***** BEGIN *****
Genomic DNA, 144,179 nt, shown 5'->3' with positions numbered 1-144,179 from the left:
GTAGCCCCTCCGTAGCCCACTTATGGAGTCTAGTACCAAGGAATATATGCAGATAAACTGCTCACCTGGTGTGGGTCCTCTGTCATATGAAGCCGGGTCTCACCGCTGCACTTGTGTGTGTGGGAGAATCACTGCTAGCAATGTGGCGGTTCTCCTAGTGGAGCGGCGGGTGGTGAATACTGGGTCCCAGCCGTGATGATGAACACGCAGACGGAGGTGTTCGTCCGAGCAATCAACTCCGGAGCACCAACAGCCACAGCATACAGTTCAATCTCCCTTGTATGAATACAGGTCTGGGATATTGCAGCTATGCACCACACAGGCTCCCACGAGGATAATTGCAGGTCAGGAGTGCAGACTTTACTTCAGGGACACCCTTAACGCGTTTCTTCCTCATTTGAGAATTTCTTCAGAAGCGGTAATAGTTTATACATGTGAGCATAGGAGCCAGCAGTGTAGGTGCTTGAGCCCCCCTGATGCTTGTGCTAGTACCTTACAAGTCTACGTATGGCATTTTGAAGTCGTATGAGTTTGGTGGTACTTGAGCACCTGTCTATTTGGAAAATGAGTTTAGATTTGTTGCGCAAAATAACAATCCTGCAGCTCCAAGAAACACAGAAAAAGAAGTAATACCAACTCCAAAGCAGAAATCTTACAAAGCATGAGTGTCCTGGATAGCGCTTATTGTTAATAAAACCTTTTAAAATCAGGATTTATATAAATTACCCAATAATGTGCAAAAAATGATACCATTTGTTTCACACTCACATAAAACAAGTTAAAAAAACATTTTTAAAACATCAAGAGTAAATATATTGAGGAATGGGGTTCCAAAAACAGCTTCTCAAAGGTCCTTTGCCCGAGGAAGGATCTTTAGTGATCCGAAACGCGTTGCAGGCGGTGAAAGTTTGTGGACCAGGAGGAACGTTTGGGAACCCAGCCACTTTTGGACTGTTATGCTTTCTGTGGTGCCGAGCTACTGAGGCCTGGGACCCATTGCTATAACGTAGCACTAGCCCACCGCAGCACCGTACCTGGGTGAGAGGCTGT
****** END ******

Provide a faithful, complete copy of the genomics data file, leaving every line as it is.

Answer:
Genomic DNA, 144,179 nt, shown 5'->3' with positions numbered 1-144,179 from the left:
GTAGCCCCTCCGTAGCCCACTTATGGAGTCTAGTACCAAGGAATATATGCAGATAAACTGCTCACCTGGTGTGGGTCCTCTGTCATATGAAGCCGGGTCTCACCGCTGCACTTGTGTGTGTGGGAGAATCACTGCTAGCAATGTGGCGGTTCTCCTAGTGGAGCGGCGGGTGGTGAATACTGGGTCCCAGCCGTGATGATGAACACGCAGACGGAGGTGTTCGTCCGAGCAATCAACTCCGGAGCACCAACAGCCACAGCATACAGTTCAATCTCCCTTGTATGAATACAGGTCTGGGATATTGCAGCTATGCACCACACAGGCTCCCACGAGGATAATTGCAGGTCAGGAGTGCAGACTTTACTTCAGGGACACCCTTAACGCGTTTCTTCCTCATTTGAGAATTTCTTCAGAAGCGGTAATAGTTTATACATGTGAGCATAGGAGCCAGCAGTGTAGGTGCTTGAGCCCCCCTGATGCTTGTGCTAGTACCTTACAAGTCTACGTATGGCATTTTGAAGTCGTATGAGTTTGGTGGTACTTGAGCACCTGTCTATTTGGAAAATGAGTTTAGATTTGTTGCGCAAAATAACAATCCTGCAGCTCCAAGAAACACAGAAAAAGAAGTAATACCAACTCCAAAGCAGAAATCTTACAAAGCATGAGTGTCCTGGATAGCGCTTATTGTTAATAAAACCTTTTAAAATCAGGATTTATATAAATTACCCAATAATGTGCAAAAAATGATACCATTTGTTTCACACTCACATAAAACAAGTTAAAAAAACATTTTTAAAACATCAAGAGTAAATATATTGAGGAATGGGGTTCCAAAAACAGCTTCTCAAAGGTCCTTTGCCCGAGGAAGGATCTTTAGTGATCCGAAACGCGTTGCAGGCGGTGAAAGTTTGTGGACCAGGAGGAACGTTTGGGAACCCAGCCACTTTTGGACTGTTATGCTTTCTGTGGTGCCGAGCTACTGAGGCCTGGGACCCATTGCTATAACGTAGCACTAGCCCACCGCAGCACCGTACCTGGGTGAGAGGCTGT